|Before Renovation. . .|
Jesus never disdained the Temple or what was supposed to go on within its courts. He did, of course, both lament and critique the stewardship of those who were to keep the Temple as a beacon of faith and light that was to point to Him. He spared no words of condemnation and upturned the tables of those who had forgotten the purpose of the Temple. He honored the synagogue with His presence and never once suggested that the golf course or fishing boat or a darkened bedroom were sufficient substitutes for the place where the Word was preached and the sacrifices offered. Somehow or other we have forgotten this and made Jesus an enemy of beauty or at least no friend to it. We offer the Lord and the Lord's people warehouses devoid of holy things for the holy people who worship therein. We think that we are being good stewards but we tear down the flawed and cheap buildings of our past with the same pace as we level retail and commercial establishments in order to keep pace with current trend or because they cost more to keep than to destroy. Then we wonder why there is so little appreciation for or desire to be in the holy places where the Lord makes His presence in the Word and Sacrament. God does not need eloquent spaces but we do.
Building of beautiful churches makes a significant statement about who we think we are, who we think God is, and how much we value the Lord and His gifts. Within the stone and steel, brick mortar, wood and glass something is said about God and about us -- perhaps something we do not like to admit. We spare few dollars on our comforts (a cool place in summer and a warm one in winter, easy chairs, fine technology, and lots of other things) but we won't waste money on things that testify in art and music what God has done. Sadly, most Lutheran churches do not even have a choir or a building or an organ sufficient for the music of our greatest musician -- Bach. We are not alone. Beauty is not a high priority for us.
Beautiful church buildings are not so much monuments to us as they are places where we experience in the eye the vision of the Revelation of St. John and anticipate the heavenly liturgy. While they need not be overly extravagant in cost, they need to have the integrity that flows from what happens within that space and express in some sort of way the awe of those who regularly receive within these walls the inestimable gifts of God. Beauty and form are not ends but means and the heavenly liturgy of eternity which we anticipate and even rehearse here on earth is, according to Scripture, not devoid of art and music that befits this majestic experience. More importantly, beauty identifies this as sacred space, space defined not by what we do but by what God has done and still does and has promised to do for us, among us, and in us.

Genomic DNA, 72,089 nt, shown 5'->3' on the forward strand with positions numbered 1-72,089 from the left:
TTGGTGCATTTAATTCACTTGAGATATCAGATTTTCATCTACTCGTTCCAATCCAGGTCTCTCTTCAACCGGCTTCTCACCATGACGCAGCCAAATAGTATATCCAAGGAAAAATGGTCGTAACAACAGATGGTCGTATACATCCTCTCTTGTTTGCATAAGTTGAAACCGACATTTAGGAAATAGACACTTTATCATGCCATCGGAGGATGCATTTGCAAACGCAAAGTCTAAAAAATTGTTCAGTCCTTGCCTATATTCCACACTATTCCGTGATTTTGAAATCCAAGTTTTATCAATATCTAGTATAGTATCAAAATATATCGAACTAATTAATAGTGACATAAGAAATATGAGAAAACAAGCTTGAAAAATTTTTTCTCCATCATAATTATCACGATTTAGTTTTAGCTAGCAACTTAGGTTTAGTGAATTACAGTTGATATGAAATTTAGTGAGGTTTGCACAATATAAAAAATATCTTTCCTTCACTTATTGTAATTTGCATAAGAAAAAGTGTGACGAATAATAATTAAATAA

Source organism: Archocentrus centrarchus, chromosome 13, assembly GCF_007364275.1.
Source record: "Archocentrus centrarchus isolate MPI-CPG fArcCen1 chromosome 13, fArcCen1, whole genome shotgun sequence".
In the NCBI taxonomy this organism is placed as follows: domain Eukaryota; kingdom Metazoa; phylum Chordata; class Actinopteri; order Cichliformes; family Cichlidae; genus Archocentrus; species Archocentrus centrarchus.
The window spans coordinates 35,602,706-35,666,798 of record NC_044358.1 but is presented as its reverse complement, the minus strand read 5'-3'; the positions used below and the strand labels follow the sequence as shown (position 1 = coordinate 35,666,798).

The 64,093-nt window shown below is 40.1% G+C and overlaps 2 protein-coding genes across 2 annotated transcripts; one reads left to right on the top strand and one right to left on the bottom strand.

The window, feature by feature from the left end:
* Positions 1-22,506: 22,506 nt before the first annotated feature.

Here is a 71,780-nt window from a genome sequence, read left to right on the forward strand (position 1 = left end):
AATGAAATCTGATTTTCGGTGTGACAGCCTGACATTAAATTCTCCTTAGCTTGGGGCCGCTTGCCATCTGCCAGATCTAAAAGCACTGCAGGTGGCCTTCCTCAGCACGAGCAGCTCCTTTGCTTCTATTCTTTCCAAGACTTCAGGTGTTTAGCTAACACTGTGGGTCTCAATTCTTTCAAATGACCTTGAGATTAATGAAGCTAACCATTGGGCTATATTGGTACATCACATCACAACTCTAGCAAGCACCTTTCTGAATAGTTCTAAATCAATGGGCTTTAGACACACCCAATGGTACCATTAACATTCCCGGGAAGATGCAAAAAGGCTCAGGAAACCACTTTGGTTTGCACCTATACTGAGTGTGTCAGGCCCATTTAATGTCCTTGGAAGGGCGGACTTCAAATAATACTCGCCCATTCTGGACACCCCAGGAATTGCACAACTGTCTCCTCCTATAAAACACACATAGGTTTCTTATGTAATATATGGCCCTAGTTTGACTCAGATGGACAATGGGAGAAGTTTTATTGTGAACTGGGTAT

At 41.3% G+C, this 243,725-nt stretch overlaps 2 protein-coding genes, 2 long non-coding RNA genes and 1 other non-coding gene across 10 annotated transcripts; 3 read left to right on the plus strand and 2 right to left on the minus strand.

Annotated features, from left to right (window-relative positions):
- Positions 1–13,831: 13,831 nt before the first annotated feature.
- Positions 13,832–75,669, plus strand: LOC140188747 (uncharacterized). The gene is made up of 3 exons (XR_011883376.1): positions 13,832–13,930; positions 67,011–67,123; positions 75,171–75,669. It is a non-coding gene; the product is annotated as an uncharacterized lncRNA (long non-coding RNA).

Once the church in a given community was both centrally located and was the most prominent building in that community. Imposing, perhaps, but inspiring most of all as it attempted to make fit for the eye what the Word of God says and does. By the the time of Luther, other buildings competed for this prominence and began to draw the eye away from the House of God and to palaces and government buildings that instead testify to mortal greatness. Today we live in a world of huge steel and glass houses and they testify less to the prominence of God in our midst than to the temples of finance, retail and commerce, government, and, most especially, our penchant for leisure and pleasure. Here I think of the great stadiums for the sports teams and their power is revealed by how much people will pay for naming rights and for the privilege of signage on their walls. To those who say buildings do not matter, I challenge them to look at these monuments and say they are silent about our beliefs, priorities, and values!
No, it may be a comfortable lie we tell ourselves but it is still a lie that beauty is too extravagant a thing for churches. God does not need fancy temples, but we surely do.